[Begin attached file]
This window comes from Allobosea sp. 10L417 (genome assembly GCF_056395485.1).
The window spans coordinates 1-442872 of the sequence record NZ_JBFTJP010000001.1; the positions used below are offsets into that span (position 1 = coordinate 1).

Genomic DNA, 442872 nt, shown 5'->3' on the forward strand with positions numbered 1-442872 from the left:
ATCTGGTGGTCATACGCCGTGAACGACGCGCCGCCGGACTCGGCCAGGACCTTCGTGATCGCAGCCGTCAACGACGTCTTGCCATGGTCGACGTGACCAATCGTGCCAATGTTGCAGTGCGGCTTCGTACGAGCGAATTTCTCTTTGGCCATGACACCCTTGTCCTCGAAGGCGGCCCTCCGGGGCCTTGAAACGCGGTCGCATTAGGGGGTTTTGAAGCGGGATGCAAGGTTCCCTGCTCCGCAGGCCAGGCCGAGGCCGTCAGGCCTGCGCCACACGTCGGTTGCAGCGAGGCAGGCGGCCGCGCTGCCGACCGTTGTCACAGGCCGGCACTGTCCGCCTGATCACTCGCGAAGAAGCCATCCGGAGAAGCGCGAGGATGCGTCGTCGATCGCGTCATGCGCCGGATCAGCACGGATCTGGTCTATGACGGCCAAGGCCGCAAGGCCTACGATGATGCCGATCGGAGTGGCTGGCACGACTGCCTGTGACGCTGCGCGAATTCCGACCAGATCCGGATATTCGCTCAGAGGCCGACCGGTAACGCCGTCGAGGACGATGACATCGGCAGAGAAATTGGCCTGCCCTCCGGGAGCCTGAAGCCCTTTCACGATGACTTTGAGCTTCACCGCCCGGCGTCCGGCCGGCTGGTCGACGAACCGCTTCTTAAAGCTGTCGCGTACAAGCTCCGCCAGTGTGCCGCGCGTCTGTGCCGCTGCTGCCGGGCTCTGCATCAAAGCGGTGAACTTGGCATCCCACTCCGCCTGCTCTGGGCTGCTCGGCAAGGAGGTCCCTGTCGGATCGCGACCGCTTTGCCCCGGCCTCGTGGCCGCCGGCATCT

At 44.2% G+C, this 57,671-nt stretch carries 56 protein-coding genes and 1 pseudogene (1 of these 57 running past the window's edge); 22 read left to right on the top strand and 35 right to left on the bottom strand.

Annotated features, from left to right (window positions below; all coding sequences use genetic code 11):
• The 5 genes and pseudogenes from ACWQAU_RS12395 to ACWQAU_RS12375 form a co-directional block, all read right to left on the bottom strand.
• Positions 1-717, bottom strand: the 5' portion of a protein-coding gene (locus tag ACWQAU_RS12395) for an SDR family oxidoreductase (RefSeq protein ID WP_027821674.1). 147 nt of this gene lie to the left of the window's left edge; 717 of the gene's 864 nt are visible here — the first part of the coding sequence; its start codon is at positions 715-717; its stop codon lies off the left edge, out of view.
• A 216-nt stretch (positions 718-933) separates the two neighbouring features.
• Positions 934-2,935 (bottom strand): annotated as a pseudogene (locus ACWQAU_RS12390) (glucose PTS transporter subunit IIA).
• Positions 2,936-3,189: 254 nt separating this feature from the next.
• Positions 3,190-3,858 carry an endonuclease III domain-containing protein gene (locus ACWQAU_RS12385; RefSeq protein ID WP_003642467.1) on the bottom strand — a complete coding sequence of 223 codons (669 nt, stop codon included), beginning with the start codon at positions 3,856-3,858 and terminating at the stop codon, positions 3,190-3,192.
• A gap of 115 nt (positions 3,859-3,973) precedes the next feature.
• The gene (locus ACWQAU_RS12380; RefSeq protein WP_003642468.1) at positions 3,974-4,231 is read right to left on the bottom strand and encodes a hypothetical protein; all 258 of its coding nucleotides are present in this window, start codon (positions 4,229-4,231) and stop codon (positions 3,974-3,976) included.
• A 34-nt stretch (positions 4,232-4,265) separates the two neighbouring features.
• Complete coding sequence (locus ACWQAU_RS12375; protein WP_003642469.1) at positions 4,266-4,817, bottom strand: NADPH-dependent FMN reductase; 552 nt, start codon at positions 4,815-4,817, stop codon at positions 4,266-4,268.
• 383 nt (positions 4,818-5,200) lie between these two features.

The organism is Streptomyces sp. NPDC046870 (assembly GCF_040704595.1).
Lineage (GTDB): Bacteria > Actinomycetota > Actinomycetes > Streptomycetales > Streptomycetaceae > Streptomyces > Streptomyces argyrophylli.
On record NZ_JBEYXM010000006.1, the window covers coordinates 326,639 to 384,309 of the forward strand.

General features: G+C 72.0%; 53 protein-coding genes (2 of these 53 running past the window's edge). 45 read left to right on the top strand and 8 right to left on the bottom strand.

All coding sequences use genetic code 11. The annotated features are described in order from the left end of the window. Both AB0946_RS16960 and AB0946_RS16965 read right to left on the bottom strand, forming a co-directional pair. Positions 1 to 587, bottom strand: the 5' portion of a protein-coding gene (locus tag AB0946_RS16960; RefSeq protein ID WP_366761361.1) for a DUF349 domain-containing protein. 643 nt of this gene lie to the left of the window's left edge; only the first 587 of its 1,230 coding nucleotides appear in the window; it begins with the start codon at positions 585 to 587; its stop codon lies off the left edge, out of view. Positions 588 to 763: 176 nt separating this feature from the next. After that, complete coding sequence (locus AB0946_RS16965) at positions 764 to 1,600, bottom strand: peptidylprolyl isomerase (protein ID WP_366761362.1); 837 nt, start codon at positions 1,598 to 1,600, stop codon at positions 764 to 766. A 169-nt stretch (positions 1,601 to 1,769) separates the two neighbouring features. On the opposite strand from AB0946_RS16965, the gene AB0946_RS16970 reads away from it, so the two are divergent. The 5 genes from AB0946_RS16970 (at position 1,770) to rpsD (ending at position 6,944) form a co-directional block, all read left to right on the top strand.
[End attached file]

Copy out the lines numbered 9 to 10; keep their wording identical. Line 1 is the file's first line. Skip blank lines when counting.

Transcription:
• A 216-nt stretch (positions 718-933) separates the two neighbouring features.
• Positions 934-2,935 (bottom strand): annotated as a pseudogene (locus ACWQAU_RS12390) (glucose PTS transporter subunit IIA).